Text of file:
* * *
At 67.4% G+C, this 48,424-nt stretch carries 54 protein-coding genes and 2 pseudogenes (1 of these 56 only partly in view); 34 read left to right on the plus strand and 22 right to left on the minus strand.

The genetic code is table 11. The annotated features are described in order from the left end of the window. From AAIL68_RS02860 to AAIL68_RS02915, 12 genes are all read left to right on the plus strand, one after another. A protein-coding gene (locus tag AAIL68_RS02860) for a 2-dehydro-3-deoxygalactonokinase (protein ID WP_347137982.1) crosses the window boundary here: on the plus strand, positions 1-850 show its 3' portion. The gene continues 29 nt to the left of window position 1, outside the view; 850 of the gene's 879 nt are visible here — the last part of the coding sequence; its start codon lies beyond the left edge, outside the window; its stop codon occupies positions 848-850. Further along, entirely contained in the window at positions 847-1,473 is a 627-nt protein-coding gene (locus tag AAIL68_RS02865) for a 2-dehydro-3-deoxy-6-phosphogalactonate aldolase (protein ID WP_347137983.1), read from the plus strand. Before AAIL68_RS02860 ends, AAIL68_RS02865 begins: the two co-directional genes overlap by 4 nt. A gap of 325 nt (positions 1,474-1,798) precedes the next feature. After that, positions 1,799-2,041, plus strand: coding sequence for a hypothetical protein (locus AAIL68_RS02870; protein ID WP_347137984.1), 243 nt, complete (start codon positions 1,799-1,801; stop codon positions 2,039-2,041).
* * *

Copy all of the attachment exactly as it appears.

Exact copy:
At 67.4% G+C, this 48,424-nt stretch carries 54 protein-coding genes and 2 pseudogenes (1 of these 56 only partly in view); 34 read left to right on the plus strand and 22 right to left on the minus strand.

The genetic code is table 11. The annotated features are described in order from the left end of the window. From AAIL68_RS02860 to AAIL68_RS02915, 12 genes are all read left to right on the plus strand, one after another. A protein-coding gene (locus tag AAIL68_RS02860) for a 2-dehydro-3-deoxygalactonokinase (protein ID WP_347137982.1) crosses the window boundary here: on the plus strand, positions 1-850 show its 3' portion. The gene continues 29 nt to the left of window position 1, outside the view; 850 of the gene's 879 nt are visible here — the last part of the coding sequence; its start codon lies beyond the left edge, outside the window; its stop codon occupies positions 848-850. Further along, entirely contained in the window at positions 847-1,473 is a 627-nt protein-coding gene (locus tag AAIL68_RS02865) for a 2-dehydro-3-deoxy-6-phosphogalactonate aldolase (protein ID WP_347137983.1), read from the plus strand. Before AAIL68_RS02860 ends, AAIL68_RS02865 begins: the two co-directional genes overlap by 4 nt. A gap of 325 nt (positions 1,474-1,798) precedes the next feature. After that, positions 1,799-2,041, plus strand: coding sequence for a hypothetical protein (locus AAIL68_RS02870; protein ID WP_347137984.1), 243 nt, complete (start codon positions 1,799-1,801; stop codon positions 2,039-2,041).